However as Casey argues in his essay:

The future belongs to those who can envisage, communicate it and will it into being. For better and for worse. At its worst it’s the former US president banned from Twitter who lived rent free in too many of our heads for years. At its best it’s an emancipatory process where we co-create a better future.

And that better future requires…

…True Leadership is an act of will and an act of courage. It is taking a knee. It is Fridays for the Future. It is building a school or a credit union.  It is starting a company or a conference or writing a novel, crafting a bowl or painting.

It is an emancipatory act of the human spirit, and no matter how small, it is quietly ambitious for the creation of a better future. The arc of history bends nowhere without people deciding to bend it. [Emphasis added]

To return to Collins’ column, he cites a fascinating book called In Fact: An Optimist’s Guide to Ireland at 100, which (correctly, I think) identifies a key source of Ireland’s long term economic success:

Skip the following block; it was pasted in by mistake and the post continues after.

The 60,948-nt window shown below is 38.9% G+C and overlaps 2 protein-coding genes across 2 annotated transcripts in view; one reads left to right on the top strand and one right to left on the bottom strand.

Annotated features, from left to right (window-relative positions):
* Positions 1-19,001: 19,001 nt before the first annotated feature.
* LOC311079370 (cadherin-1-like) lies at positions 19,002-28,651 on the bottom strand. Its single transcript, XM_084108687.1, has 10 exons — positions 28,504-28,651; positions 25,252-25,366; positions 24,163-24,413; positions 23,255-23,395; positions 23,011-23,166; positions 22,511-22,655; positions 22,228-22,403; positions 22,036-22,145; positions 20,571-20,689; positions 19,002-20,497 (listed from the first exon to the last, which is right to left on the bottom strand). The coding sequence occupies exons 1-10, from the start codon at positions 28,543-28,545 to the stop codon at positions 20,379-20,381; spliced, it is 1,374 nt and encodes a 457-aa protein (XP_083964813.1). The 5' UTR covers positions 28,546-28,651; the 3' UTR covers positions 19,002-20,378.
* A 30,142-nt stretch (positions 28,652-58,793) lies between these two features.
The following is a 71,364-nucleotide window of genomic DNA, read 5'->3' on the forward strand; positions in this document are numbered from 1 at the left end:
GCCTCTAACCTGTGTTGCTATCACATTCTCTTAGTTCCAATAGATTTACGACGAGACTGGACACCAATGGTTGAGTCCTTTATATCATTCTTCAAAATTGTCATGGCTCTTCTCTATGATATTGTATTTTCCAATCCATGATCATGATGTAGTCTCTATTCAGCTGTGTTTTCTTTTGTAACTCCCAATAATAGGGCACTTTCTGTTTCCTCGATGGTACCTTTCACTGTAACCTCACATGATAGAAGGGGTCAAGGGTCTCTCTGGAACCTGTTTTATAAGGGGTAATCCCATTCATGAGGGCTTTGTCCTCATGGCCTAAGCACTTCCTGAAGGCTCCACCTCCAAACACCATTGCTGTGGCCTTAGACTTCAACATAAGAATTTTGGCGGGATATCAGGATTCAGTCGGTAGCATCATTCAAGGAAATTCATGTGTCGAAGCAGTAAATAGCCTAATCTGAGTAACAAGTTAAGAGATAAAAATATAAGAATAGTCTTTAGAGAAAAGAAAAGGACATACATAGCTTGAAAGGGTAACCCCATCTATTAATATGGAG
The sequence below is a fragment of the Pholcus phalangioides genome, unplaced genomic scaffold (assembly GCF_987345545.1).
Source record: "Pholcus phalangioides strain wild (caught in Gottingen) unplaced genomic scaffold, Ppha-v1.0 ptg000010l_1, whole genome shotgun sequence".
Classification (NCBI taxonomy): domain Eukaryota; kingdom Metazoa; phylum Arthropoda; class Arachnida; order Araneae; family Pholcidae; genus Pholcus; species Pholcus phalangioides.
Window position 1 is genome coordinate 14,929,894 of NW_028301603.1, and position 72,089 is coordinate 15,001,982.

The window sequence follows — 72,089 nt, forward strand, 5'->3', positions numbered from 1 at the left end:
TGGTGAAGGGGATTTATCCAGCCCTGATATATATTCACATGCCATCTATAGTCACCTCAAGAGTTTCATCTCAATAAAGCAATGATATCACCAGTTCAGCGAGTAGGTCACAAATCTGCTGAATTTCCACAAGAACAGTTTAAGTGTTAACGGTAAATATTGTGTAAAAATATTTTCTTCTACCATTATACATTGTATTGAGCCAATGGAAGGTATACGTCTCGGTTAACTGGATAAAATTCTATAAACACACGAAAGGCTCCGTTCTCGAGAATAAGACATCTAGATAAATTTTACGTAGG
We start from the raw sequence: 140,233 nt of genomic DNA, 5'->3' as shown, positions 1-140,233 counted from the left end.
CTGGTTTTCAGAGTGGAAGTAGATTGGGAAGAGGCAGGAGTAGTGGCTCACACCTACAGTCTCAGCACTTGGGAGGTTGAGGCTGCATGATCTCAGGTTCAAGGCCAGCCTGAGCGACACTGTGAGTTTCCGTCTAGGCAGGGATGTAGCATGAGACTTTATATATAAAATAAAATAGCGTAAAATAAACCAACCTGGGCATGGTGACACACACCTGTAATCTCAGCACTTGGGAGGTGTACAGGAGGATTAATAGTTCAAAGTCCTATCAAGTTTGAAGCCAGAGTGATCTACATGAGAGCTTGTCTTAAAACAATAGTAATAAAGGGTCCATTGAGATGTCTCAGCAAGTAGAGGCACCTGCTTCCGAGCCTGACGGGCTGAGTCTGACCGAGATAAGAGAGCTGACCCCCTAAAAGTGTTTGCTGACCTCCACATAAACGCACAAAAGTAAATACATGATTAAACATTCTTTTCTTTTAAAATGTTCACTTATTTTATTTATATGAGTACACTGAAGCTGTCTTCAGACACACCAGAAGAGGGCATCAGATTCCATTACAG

Relatively consistent centrist governments, with few swings to the hard left or hard right, ensured a continuity of policy and investment programmes over a sufficiently long time to ensure their success.

As per Shakespeare, “what’s past is prologue”. History was never inevitable in the moment. It was willed into life by individuals like Fr Tom Finlay and Sir Horace Plunkett who’s legacies still endure.

Here’s Collins’ finish:

One example of the way things have changed for the better in recent decades has been a dramatic reduction in the number of road deaths to less than 150 a year.

As recently as the early 1970s, when there was a tiny fraction of the current number of cars on the road, the annual death toll peaked at 640. Yet 66 per cent of people in a recent survey thought that driving behaviour on our roads was deteriorating.